Earthquake Prone Buildings
A building or a part of a building can be considered as earthquake-prone (EQP) if the condition of part of or the whole building and the ground on which it stands were to collapse and likely to:
- cause injury or death to persons in or near the building or on any other property; or
- damage to any other property.
The way earthquake-prone buildings are identified, assessed and managed changed when the Building (Earthquake-prone Buildings) Amendment Act 2016 came into effect on 1 July 2017. This is determined by the Territorial Authority (Council) of the district in which the building is situated.
The primary objective of identifying earthquake prone buildings is to protect people from harm. New Zealand is categorised into three seismic risk areas high, medium and low. These areas are used to set time frames for identifying, strengthening or removing earthquake-prone buildings. Selwyn District is in the high seismic risk area.
The Act applies to commercial buildings and some residential buildings. Residential buildings are only covered under the Act if they:
- comprise two or more storeys and three or more household units, or
- are used as hostels, boarding houses or other types of specialised accommodation.
The Act does not apply to:
- farm buildings
- stand-alone retaining walls
- statues and other monuments that cannot be entered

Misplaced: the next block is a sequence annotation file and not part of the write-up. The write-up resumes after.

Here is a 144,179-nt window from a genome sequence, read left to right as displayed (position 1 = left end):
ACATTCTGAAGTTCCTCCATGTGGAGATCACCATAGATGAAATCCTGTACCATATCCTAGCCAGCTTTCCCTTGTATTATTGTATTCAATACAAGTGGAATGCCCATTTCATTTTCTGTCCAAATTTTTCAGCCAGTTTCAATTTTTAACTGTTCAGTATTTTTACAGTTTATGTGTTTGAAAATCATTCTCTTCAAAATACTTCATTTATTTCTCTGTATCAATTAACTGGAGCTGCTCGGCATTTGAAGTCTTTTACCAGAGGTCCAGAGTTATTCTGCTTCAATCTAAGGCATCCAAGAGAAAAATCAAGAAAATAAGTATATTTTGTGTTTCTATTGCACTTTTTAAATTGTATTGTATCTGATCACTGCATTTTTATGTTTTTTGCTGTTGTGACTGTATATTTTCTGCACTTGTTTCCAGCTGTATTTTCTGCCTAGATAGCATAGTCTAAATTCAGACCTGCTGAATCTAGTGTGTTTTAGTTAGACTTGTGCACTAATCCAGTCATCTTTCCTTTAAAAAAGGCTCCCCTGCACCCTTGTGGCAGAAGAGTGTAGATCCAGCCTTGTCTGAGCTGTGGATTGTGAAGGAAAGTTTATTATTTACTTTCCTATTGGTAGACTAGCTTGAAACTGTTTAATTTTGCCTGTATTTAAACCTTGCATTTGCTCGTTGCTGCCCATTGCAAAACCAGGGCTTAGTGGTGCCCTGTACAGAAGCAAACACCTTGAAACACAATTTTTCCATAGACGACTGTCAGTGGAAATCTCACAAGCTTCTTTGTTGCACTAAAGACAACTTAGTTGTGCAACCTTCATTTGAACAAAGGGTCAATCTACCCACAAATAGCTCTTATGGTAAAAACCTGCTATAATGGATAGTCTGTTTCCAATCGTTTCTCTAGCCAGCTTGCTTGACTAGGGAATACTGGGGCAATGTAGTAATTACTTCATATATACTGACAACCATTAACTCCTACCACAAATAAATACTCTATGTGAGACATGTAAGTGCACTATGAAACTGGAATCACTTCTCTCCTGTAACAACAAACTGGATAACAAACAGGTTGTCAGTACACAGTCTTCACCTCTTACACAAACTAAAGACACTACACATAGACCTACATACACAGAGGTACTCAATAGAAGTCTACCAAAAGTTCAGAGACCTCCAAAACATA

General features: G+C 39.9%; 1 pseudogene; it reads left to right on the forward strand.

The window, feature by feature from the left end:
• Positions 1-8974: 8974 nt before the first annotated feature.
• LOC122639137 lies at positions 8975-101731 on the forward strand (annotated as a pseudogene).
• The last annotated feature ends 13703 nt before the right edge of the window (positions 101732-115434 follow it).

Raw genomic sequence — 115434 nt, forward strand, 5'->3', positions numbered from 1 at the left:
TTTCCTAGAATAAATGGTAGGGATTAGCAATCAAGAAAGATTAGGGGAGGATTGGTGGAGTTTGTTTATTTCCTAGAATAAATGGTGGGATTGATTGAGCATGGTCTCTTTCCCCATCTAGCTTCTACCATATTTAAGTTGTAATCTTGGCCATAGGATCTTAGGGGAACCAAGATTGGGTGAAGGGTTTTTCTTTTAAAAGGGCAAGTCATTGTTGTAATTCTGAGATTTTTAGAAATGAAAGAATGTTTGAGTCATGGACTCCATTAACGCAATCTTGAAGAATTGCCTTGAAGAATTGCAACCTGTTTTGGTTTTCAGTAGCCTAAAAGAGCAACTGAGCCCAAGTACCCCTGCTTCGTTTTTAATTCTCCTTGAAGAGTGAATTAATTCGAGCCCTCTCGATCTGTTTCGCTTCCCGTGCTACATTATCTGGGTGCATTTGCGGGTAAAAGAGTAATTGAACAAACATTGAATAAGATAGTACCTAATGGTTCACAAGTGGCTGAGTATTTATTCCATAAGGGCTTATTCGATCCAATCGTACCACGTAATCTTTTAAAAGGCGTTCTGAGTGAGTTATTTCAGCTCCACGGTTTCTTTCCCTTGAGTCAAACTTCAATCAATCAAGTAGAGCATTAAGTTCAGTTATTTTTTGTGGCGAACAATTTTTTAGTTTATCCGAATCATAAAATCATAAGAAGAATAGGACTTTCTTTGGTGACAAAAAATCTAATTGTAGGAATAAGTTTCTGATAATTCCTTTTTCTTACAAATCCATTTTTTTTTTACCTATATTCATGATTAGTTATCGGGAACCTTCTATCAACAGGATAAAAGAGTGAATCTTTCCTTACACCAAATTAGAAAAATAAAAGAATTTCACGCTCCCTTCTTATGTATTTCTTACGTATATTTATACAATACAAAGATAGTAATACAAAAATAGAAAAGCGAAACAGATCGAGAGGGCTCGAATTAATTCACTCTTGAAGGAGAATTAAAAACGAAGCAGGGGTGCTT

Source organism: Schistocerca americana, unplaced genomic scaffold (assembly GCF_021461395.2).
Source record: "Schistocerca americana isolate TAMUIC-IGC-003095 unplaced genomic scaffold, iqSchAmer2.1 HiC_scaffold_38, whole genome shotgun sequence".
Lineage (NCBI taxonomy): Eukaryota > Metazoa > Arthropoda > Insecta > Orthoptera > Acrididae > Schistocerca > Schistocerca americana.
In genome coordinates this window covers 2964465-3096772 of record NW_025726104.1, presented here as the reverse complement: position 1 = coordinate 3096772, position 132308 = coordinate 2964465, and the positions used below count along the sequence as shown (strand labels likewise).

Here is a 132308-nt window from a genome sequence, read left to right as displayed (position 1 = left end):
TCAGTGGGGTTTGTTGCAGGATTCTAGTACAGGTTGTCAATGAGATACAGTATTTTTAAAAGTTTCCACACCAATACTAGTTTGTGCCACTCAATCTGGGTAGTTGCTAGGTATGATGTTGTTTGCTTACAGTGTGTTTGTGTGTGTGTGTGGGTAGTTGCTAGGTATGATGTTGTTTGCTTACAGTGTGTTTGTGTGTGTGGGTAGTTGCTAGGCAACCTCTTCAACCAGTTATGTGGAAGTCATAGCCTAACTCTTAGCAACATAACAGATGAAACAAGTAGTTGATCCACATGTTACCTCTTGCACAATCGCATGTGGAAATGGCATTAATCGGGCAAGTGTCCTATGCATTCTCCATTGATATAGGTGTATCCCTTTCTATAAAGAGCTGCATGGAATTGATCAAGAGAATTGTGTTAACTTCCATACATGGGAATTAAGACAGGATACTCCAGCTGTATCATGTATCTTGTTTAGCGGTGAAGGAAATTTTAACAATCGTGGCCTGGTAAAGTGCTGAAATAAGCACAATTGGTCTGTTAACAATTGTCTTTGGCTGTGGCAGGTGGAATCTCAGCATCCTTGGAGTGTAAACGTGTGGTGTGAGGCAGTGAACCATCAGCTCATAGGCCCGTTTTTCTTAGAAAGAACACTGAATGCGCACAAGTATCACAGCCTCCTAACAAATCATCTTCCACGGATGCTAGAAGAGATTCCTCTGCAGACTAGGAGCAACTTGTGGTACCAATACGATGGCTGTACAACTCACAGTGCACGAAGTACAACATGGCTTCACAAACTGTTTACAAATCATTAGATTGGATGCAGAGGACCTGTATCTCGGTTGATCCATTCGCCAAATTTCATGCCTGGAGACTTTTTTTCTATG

- storage tanks.
All earthquake-prone buildings in New Zealand are listed on a centralised national register. This means individual councils no longer need to have a register, but they are working with NZ Ministry of Business, Innovation & Employment to transition to the new system and provide information for building owners.
This system identifies categories of importance based on risk of harm to the public. Those listed as priority buildings require urgent strengthening, and include:
- hospitals and other buildings used by emergency services
- buildings likely to be needed in an emergency as an emergency shelter/centre
- education buildings occupied by at least 20 people (including early childhood centres, schools, private training and tertiary institutes).
Earthquake-prone buildings are not considered any more dangerous than they were before being identified, so business can continue as normal. What it does do is provide a timeframe for shoring up buildings to make sure they are as safe as possible during future earthquakes.
- Identify priority category earthquake-prone buildings by 1 January 2020
- Identify non-priority earthquake-prone buildings by 1 July 2022
- Issue earthquake-prone building notices in accordance with section 133AP of the Building Act 2004
- Once Council identifies a building as potentially earthquake prone, it must advise the building owner
- When a building with multiple unit titles is deemed earthquake-prone, the owner of each title will be issued with a separate earthquake-prone building notice.
Building owner's responsibilities:
- The owner must provide to Council an engineering assessment meeting the requirements of the EPB methodology or further information to show that the building is not earthquake prone within 12 months of receiving an earthquake-prone building notification
- Where appropriate assessments have already been carried out an engineering assessment will not be required
- For a Council issued priority category earthquake-prone building notice the owner must:
- display the earthquake-prone building notice in a prominent place in the building, and